Exploring The Number of Dams That Can Be Built on One River

What criteria limit the amount of dams that can be built over a single river?

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If the topic of dams seems familiar, it's because we have done several articles on these beasts of engineering. From the mystical way they operate to the world's largest dams, we have written quite a bit about these massive structures.

Now, we seek to tackle another dam-related question: how many dams can be built over one river? Did you know that the Columbia River, and its tributaries, hold the record for the most dams at 60?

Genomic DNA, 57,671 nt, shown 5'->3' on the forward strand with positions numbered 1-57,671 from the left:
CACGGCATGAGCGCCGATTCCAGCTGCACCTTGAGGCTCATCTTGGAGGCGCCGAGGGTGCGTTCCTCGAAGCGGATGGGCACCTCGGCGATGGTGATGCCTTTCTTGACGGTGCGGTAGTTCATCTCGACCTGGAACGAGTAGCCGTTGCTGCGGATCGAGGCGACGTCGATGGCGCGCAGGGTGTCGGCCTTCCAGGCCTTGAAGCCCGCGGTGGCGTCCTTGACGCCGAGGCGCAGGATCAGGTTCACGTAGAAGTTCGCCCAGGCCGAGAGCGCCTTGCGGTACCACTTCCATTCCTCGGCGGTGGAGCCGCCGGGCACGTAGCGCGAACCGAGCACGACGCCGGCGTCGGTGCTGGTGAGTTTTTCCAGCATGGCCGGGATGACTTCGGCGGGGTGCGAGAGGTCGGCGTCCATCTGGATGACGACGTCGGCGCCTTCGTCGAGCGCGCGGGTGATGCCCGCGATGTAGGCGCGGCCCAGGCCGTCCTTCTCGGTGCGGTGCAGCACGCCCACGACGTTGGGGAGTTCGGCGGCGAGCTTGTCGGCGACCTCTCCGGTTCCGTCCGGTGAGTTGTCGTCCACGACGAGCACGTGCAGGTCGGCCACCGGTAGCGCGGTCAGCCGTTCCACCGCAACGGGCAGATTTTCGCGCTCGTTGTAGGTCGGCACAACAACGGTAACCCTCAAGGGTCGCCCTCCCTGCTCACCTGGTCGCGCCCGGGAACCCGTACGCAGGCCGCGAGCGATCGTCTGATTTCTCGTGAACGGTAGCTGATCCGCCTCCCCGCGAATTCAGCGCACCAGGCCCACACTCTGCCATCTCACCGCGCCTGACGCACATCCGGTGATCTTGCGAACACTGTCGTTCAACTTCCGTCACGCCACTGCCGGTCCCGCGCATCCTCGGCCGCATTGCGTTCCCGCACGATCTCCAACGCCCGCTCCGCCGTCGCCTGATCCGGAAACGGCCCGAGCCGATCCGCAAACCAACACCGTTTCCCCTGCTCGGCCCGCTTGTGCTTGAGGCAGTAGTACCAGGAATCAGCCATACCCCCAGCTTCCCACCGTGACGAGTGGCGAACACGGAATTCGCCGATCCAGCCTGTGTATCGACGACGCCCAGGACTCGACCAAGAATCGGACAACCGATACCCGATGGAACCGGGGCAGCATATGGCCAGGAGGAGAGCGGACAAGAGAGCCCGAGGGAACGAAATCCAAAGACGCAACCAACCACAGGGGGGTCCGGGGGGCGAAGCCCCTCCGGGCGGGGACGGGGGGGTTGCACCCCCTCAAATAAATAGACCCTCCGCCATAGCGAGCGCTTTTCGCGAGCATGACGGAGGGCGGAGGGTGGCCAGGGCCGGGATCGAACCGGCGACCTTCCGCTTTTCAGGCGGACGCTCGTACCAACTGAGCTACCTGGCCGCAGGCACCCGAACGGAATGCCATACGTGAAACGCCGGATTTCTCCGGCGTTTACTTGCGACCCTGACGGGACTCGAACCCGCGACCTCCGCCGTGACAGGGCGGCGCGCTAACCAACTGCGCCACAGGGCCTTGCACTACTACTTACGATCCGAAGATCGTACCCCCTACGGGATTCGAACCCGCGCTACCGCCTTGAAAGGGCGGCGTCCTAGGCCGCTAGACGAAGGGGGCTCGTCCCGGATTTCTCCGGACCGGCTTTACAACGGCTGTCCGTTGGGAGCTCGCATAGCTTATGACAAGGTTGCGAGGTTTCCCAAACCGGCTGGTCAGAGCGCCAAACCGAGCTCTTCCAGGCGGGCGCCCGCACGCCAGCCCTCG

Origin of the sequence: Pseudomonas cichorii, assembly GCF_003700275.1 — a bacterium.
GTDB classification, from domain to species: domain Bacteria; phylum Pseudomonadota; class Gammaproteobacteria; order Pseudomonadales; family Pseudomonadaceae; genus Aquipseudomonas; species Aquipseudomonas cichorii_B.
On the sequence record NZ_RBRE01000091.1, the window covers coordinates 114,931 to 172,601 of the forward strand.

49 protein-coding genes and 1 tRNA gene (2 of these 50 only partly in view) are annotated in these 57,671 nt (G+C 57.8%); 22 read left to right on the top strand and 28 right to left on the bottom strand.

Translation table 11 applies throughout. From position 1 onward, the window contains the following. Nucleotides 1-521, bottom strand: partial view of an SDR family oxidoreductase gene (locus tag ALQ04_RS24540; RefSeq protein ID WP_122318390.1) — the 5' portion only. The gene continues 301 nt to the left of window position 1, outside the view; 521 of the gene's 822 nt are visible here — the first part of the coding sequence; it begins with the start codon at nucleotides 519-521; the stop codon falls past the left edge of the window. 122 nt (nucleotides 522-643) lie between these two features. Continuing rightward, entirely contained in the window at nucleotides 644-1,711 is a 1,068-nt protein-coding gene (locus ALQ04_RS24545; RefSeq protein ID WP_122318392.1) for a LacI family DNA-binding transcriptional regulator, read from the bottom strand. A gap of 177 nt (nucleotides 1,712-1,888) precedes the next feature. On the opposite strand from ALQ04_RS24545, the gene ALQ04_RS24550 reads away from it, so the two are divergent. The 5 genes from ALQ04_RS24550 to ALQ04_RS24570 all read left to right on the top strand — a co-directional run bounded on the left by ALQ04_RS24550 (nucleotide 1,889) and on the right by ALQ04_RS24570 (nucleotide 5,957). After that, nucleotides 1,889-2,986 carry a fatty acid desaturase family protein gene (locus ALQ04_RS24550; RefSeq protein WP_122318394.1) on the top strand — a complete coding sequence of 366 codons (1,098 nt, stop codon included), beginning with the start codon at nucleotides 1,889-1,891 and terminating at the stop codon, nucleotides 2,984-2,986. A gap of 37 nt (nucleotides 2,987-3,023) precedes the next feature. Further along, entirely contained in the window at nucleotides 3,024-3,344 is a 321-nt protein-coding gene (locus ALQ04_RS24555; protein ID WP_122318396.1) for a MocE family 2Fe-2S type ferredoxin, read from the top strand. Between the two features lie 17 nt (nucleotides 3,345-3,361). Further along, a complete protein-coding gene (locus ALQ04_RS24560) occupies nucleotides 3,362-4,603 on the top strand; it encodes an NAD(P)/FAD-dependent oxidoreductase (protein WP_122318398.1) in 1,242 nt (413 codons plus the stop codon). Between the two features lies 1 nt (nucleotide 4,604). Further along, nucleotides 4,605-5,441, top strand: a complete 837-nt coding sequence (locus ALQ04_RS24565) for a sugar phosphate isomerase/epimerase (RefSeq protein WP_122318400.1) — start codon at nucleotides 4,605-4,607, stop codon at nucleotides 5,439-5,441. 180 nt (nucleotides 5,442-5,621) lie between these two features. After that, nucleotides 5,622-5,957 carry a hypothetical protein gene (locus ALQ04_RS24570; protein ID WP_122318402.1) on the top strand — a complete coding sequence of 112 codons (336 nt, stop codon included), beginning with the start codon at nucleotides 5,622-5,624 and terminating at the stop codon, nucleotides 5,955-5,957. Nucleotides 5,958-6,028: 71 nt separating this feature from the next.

What allows this unique river to hold that many dams and why aren't there more like it? Engineers building dams have to look at very specific criteria such as the topography and inflow of the catchment area, the morphology of river valleys, and more.

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They must also make sure that the structure will not destroy any nature reserves, towns, or places of historical, cultural, or ecological importance. Engineers must consider how their dams will impact rivers as many aquatic organisms depend on steady water flows to survive.

Stagnation in water movement can interfere with and disorient organisms and destroy the natural growth and reproduction cycles of both plants and animals. The consequences of this can be quite severe.

So how do you build a large number of dams safely and what is the limit of dams that can be built? Watch our video to find out. 

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